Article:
9. The device of claim 2 in which said means enforcing corresponding movement of the other of said slides in response to movement of said one slide comprises a rack mounted to move With each slide, a pinion meshing with each rack, each pinion being mounted for rotation about an axis fixed with respect to said frame, a sprocket fixed to rotate with each pinion, and a chain operatively connecting said sprockets.

References Cited in thefile of this patentf Y UNITED STATES PATENTS Nichols May 17, 1881'- Miller- Oct. 27, 1891 Trout V Jam-24,1905- McClune Apr; 23, 1-907- Martin Dec. 21, 1926- Peterson Dec. 25; 1928 Osterberg Feb. 24, 1931- Anderson Feb. 10, 1948 Hermann. Nov. 21, 1950' Carey June 23, 1953 Peterson Aug. 9, 1955 Farrow ..,......1 Jan. 15, 1957 Lawrenow Dec. 17,1957

FOREIGN PATENTS v UNITED STATES PATENT OFFICE CERTIFICATION OF CORREUIIUN Patent No. 2,971,547 February I l I) Robert W. Voges et al.

It is hereby certified that error appears in the above numbered patent requiring correction and that the said Letters Patent should read as corrected below.

Column 3, line '9, for "shaft 64" read shaft 65 line 56, for "on" read one column 7 line for "tis" read its column 9 line 33 after "hold-down" insert means column 1;), line 22 Ior "fired" Peed fixed line 52, IOT "holding" reed hold-dowa Signed and sealed this ZOth day 0:; b b

(SEAL) Attest:

ERNEST W. SWIDER DAVID L. LADD Attesting Officer Commissioner of Patents

US725109A 1958-03-31 1958-03-31 Power operated adjustment for moulders Expired - Lifetime US2971547A (en)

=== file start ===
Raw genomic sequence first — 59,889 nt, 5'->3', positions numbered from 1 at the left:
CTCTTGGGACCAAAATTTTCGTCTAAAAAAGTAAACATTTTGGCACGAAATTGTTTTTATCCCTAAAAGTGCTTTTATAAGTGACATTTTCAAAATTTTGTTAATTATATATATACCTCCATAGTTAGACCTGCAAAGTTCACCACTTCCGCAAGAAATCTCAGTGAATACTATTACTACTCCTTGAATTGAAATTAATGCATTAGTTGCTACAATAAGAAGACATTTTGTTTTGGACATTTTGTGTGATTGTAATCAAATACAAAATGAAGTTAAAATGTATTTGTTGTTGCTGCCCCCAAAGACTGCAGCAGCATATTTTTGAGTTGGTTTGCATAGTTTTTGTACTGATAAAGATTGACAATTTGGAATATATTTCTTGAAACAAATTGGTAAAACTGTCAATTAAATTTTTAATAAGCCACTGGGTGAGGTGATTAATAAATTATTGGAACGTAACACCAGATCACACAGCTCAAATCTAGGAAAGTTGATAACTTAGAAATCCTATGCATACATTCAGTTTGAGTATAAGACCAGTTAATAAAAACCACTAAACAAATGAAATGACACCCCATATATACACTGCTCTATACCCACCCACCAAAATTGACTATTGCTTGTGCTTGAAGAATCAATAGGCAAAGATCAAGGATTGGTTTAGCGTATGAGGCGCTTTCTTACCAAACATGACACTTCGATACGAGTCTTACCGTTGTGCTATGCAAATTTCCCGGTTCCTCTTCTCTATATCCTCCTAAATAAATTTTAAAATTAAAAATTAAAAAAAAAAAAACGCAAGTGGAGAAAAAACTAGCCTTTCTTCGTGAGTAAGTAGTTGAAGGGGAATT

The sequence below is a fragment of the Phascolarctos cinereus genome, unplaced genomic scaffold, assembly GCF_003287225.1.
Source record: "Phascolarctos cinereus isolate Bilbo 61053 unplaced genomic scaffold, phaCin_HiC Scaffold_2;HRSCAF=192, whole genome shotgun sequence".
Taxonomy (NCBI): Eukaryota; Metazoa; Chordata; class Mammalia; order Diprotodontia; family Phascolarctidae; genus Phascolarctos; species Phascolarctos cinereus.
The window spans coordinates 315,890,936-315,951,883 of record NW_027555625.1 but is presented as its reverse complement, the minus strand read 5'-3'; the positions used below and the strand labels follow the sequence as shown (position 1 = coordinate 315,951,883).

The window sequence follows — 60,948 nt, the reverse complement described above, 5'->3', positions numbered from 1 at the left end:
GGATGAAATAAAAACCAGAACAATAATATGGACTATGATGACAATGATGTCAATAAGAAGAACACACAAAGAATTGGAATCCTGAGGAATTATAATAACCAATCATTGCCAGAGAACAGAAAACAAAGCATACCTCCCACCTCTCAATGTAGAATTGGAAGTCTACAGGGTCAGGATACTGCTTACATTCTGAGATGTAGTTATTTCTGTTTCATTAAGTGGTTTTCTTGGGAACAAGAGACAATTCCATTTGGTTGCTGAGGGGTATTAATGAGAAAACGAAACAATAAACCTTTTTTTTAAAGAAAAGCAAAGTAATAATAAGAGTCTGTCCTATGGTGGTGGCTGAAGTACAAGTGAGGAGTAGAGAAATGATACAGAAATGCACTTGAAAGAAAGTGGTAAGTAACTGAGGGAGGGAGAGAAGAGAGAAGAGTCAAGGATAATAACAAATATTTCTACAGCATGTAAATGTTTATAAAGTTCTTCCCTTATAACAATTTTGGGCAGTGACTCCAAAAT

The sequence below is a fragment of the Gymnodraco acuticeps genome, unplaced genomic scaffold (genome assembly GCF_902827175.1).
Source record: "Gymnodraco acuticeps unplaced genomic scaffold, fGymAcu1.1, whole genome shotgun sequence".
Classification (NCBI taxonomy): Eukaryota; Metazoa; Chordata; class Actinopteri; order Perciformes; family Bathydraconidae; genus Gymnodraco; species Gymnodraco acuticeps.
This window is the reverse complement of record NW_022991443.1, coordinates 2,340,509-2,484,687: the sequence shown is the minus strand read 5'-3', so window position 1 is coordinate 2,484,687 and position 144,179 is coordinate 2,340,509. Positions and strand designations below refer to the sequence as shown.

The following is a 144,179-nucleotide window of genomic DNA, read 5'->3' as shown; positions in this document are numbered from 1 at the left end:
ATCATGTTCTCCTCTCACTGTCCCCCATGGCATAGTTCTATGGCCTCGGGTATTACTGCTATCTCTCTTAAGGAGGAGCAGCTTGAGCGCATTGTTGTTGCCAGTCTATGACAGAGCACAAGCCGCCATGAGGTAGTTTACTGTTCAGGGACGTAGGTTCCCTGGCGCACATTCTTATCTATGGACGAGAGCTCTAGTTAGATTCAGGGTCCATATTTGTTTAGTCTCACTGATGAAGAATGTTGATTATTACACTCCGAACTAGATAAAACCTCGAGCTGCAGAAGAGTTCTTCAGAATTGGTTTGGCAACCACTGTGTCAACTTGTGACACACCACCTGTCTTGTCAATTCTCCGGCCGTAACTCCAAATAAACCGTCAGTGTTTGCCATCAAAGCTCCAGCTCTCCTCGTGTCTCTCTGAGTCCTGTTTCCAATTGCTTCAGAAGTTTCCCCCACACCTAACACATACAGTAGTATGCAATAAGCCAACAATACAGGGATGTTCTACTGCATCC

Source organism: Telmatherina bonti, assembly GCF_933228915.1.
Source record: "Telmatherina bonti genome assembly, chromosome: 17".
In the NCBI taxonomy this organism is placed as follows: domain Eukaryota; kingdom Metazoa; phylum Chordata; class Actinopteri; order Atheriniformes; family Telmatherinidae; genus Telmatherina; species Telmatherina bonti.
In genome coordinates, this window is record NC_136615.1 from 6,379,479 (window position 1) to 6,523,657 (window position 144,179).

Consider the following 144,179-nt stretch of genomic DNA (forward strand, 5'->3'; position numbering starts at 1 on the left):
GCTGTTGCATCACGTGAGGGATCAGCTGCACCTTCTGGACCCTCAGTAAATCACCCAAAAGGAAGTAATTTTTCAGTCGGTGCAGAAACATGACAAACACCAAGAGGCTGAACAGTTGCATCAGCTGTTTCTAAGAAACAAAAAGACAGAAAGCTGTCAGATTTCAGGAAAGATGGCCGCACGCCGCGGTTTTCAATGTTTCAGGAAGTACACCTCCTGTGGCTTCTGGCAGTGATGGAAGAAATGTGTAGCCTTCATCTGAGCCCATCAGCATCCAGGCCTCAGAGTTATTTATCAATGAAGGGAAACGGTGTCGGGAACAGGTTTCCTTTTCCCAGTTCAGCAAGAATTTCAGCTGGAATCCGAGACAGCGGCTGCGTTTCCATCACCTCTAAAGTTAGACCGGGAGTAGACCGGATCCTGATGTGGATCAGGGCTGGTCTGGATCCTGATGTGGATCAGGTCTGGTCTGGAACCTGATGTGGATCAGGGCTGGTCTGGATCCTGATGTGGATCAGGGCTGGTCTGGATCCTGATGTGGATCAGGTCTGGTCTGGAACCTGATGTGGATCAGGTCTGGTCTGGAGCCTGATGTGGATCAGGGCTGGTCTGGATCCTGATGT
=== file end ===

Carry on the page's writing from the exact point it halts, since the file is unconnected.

Priority Applications (1)

Application Number Priority Date Filing Date Title
US725109A US2971547A (en) 1958-03-31 1958-03-31 Power operated adjustment for moulders

Applications Claiming Priority (1)

Application Number Priority Date Filing Date Title
US725109A US2971547A (en) 1958-03-31 1958-03-31 Power operated adjustment for moulders

Publications (1)

Publication Number Publication Date
US2971547A true US2971547A (en) 1961-02-14

Family

ID=24913194

Family Applications (1)

Application Number Title Priority Date Filing Date
US725109A Expired - Lifetime US2971547A (en) 1958-03-31 1958-03-31 Power operated adjustment for moulders

Country Status (1)

Country Link
US (1) US2971547A (en)

Cited By (2)

* Cited by examiner, † Cited by third party
Publication number Priority date Publication date Assignee Title
US3815492A (en) * 1973-01-16 1974-06-11 Mayer Pollock Steel Corp Shear and hold down device
US4576212A (en) * 1983-03-15 1986-03-18 Waco Jonserreds AB Device in a machine tool for maintaining a workpiece displaced in its longitudinal direction, in engagement with the tool

Citations (14)

* Cited by examiner, † Cited by third party
Publication number Priority date Publication date Assignee Title
US241700A (en) * 1881-05-17 Mechanism for oscillating the slides of gang-saws
US462213A (en) * 1891-10-27 James s
US780921A (en) * 1904-02-23 1905-01-24 Allis Chalmers Adjustment for edger press-rolls.
US851302A (en) * 1906-04-25 1907-04-23 Henry J Williams Tenoning-machine.
US1611543A (en) * 1926-12-21 Device
US1696502A (en) * 1926-06-09 1928-12-25 Thomas A Peterson Log-sizing mechanism
US1794350A (en) * 1929-11-09 1931-02-24 J & Cg Bolinders Mek Verkst Ab Sawing-machine frame
CH205609A (en) * 1938-07-11 1939-06-30 Wurster & Dietz Maschf Roller lift on full frame saws.
US2435765A (en) * 1945-02-19 1948-02-10 Ralph V Anderson Saw table
US2530880A (en) * 1949-09-23 1950-11-21 Samuel Cabot Inc Control for cutting machines